Saturday, October 27, 2001

Ricardo Prado column

Darn! I'm going to have to learn to read Portuguese!

This article from columnist Ricardo Prado : Villa-Lobos na Broadway, discusses an important period in VL's life, when he was invited by producers Edwin Lester and Homer Curran to go to New York to write a Broadway musical.

From what I've been able to piece together from the often mangled Altavista Babel Fish machine translation (hey, I'm not complaining - it's a fabulous service!), Prado has some great stories to tell. Lester and Curran were known world-wide for their production of The Song of Norway, based on the life of Edvard Grieg. In 1959 they brought the team of Bob Wright and Chet Forrest, successful scriptwriters of a million MGM films and Broadway musicals, to New York to work with the world-famous Brazilian composer. Wright and Forrest came up with a pretty good story for a "musical adventure in two acts" - it was called Magdalena.

Language was also a problem for the Magdalena collaborators. VL's English stretched to the two things he liked best about North America: "vanilla ice cream" and "cowboy movies". The others had no Portuguese, so they all made do with gestures and bits of French. There seem to have been the kind of conflicts between the American commercial point of view and VL's more artistic sensibilities that became more rancorous in the 1950's when the composer went to Hollywood to write the music for Green Mansions at MGM. At one point VL had to remind everyone that, while Grieg was dead, he himself was still alive!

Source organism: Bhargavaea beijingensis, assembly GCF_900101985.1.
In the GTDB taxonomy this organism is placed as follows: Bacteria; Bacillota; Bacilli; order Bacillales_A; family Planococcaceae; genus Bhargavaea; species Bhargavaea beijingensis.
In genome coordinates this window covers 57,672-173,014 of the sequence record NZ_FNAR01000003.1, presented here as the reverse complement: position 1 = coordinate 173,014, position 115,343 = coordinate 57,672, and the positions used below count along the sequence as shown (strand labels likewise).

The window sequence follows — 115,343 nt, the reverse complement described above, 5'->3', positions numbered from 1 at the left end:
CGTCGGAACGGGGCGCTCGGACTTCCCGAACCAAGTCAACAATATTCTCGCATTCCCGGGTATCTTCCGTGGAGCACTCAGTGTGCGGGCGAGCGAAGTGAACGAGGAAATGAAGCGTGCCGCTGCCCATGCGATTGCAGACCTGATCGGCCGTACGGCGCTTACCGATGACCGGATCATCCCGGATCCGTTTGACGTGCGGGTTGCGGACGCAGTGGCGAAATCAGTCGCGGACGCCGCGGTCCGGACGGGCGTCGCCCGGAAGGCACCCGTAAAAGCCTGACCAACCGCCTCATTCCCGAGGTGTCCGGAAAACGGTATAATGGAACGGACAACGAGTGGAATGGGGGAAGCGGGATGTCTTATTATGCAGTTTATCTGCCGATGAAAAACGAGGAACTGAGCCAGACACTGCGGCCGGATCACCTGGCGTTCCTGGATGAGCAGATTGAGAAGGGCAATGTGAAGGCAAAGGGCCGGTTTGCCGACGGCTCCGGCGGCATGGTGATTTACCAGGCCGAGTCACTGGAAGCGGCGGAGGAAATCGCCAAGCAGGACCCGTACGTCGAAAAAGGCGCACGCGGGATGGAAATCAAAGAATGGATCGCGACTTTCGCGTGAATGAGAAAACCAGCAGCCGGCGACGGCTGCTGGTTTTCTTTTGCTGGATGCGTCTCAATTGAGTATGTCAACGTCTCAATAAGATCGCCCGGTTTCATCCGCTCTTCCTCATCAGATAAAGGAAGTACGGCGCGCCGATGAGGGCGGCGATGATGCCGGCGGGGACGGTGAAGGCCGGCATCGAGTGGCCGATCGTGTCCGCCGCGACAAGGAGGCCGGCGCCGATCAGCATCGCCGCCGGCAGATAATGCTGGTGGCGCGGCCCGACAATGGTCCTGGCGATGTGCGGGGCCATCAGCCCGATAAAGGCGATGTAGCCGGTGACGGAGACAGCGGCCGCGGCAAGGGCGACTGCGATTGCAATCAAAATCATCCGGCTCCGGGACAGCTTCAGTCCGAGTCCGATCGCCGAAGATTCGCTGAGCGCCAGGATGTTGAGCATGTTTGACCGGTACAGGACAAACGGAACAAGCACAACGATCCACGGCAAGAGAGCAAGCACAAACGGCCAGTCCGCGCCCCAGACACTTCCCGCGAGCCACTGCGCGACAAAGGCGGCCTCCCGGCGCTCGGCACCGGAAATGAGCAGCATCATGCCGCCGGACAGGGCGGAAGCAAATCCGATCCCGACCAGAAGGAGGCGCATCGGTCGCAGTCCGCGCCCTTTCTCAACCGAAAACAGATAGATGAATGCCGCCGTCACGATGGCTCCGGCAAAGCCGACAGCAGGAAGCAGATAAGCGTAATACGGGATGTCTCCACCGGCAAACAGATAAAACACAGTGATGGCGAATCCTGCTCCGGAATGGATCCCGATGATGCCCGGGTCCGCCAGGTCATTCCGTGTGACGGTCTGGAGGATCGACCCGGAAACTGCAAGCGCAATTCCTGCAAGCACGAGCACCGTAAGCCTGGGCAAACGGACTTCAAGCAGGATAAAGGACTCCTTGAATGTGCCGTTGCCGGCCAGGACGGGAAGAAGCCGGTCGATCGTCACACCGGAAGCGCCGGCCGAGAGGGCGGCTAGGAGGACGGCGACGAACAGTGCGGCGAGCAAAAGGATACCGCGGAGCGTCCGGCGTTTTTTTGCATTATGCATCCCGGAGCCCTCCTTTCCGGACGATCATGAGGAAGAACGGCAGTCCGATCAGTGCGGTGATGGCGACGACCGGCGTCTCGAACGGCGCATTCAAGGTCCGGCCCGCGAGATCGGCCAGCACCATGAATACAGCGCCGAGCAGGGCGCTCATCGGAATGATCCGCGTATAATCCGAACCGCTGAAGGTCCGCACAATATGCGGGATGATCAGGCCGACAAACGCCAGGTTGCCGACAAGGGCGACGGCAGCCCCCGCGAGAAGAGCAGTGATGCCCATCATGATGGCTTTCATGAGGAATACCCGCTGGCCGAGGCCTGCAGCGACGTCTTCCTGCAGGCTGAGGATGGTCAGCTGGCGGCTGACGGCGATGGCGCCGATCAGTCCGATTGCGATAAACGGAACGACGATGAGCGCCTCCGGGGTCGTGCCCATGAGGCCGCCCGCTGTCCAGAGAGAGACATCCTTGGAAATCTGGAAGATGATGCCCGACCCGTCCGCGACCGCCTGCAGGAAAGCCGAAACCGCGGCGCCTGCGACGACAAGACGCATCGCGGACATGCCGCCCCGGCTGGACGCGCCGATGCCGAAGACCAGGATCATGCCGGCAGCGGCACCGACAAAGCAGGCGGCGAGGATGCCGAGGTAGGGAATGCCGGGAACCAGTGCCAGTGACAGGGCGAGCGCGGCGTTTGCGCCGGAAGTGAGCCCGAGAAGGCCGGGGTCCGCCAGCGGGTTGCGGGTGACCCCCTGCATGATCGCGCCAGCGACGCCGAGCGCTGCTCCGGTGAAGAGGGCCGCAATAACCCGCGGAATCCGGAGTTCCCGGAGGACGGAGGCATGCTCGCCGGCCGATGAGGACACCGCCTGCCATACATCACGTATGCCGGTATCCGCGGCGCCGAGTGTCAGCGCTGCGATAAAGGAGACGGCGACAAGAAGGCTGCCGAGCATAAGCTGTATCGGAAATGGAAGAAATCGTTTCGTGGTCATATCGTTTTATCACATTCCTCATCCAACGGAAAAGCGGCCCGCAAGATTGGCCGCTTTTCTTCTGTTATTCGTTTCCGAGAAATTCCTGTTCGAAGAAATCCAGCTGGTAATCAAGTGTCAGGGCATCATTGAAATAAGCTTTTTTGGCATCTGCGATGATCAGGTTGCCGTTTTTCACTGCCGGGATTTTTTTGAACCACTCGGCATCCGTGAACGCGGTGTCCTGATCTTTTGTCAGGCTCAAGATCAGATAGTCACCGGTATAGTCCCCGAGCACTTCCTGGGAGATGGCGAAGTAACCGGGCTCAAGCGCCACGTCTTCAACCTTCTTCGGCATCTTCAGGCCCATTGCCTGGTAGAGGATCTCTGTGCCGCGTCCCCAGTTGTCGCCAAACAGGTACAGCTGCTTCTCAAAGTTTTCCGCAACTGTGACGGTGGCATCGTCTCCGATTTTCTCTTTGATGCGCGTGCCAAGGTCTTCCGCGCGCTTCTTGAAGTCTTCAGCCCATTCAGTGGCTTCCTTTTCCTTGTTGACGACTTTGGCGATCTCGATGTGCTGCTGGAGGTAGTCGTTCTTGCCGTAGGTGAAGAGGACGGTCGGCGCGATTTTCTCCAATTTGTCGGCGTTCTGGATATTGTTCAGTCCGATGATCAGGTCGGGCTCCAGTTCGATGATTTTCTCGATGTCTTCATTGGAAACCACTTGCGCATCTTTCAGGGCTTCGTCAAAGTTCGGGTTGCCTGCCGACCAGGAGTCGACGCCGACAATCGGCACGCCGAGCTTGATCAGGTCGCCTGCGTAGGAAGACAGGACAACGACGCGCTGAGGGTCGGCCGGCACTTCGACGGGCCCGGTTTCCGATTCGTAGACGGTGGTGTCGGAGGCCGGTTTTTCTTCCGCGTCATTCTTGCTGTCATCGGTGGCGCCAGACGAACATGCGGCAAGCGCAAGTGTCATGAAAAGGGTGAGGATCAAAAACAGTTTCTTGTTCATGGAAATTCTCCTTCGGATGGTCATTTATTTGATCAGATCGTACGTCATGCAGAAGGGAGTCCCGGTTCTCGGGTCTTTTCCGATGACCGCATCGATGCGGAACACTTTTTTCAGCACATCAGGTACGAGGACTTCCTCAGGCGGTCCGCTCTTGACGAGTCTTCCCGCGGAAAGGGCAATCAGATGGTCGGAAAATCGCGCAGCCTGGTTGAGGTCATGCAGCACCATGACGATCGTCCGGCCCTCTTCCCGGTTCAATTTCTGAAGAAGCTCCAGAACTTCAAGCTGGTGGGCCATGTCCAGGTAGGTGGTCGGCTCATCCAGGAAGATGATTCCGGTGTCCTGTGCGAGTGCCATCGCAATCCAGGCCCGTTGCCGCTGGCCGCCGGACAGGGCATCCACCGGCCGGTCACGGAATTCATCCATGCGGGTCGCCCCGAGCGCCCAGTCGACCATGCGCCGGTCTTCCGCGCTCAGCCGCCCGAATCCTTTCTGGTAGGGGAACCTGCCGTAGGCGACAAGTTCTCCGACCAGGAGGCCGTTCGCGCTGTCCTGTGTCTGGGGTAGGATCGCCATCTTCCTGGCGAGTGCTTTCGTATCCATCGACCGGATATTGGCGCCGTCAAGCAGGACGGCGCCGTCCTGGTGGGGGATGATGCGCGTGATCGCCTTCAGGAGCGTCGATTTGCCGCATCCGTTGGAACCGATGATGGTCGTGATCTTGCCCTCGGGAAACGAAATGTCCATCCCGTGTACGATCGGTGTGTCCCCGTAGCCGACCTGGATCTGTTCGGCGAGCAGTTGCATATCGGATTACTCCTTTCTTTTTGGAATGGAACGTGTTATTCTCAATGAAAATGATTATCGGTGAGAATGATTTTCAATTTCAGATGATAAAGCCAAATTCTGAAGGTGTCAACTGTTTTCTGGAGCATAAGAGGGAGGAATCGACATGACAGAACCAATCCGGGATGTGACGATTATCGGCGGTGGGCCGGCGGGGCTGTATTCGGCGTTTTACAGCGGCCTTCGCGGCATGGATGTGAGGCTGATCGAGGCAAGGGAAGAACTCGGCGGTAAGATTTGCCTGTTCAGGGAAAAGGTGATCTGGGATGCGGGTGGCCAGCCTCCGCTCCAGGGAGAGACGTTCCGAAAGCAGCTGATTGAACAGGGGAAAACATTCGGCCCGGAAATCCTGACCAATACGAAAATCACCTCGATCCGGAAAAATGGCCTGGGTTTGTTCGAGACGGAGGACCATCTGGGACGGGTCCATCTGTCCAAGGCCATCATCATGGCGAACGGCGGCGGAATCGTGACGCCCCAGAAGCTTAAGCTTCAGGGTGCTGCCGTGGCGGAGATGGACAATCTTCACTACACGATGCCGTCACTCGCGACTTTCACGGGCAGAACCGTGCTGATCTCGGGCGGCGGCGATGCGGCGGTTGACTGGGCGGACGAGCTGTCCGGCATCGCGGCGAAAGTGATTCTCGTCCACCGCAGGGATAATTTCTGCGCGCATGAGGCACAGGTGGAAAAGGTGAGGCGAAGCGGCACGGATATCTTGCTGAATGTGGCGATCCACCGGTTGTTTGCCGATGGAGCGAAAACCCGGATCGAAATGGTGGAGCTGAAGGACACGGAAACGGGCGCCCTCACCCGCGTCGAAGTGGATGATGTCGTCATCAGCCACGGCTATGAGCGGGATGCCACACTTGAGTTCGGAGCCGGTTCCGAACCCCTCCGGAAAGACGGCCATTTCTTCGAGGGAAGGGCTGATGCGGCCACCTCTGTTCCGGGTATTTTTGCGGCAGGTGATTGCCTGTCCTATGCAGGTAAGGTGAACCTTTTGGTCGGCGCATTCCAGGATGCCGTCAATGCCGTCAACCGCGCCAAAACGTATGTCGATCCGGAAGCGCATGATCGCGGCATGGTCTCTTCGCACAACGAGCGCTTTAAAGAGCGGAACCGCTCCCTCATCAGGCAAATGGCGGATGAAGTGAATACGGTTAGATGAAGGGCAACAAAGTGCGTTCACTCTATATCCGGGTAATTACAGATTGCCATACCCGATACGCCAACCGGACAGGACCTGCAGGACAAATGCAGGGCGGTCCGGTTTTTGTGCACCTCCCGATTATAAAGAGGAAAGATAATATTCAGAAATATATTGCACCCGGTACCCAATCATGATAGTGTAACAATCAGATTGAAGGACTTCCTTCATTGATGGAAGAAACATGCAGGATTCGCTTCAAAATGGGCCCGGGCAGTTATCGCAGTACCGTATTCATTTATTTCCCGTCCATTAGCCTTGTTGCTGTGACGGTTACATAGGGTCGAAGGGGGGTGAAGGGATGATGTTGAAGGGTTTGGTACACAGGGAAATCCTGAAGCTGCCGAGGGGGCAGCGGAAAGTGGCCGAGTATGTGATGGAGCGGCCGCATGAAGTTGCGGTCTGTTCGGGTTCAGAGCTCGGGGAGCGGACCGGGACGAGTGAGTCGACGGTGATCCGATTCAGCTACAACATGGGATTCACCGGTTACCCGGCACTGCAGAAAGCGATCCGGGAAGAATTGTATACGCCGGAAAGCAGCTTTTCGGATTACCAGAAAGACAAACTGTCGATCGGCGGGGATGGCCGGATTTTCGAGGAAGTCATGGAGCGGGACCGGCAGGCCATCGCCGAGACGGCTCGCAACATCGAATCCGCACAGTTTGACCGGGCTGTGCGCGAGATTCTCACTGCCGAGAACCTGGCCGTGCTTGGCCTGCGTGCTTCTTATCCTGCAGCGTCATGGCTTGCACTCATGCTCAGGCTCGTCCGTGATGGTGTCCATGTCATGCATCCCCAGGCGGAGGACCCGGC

The production at the Ziegfeld Theater was a big success - the critics gave it raves, including one that said it represented "a new path for the musical theater." Richard Rogers said that it was 25 years ahead of its time, and saw its influence, eight years later, in Leonard Bernstein's score for West Side Story. Unfortunately, VL couldn't build upon his New York success for two reasons. James C. Petrillo's American Music Federation strike had shut down the bulk of recordings of new music, and VL was diagnosed with the liver cancer that would kill him late in the following decade.

Though Magdalena has recently been revived around the world (in Germany and in Los Angeles in 1999), we still need a good modern CD to bring this music to the attention of the large new Villa-Lobos fan base that's grown up in the last ten years. Prado himself worked on a major production of the piece in 1997, with the support of Turíbio Santos, director of the Museu Villa-Lobos, and money from a major Brazilian bank. Again events conspired against wider acceptance for the piece, when the bank was taken over by a foreign company. We can only hope for an important new production in Brazil or New York, followed by an excellent live recording.

Hey - enough blogging for one day! I think I'll scoop out some vanilla ice cream and watch a cowboy video on TV!

VL on Cultura FM

With the major Brazilian classical radio stations now available live on-line, I'll be watching out for major Villa-Lobos concert events and noting them here.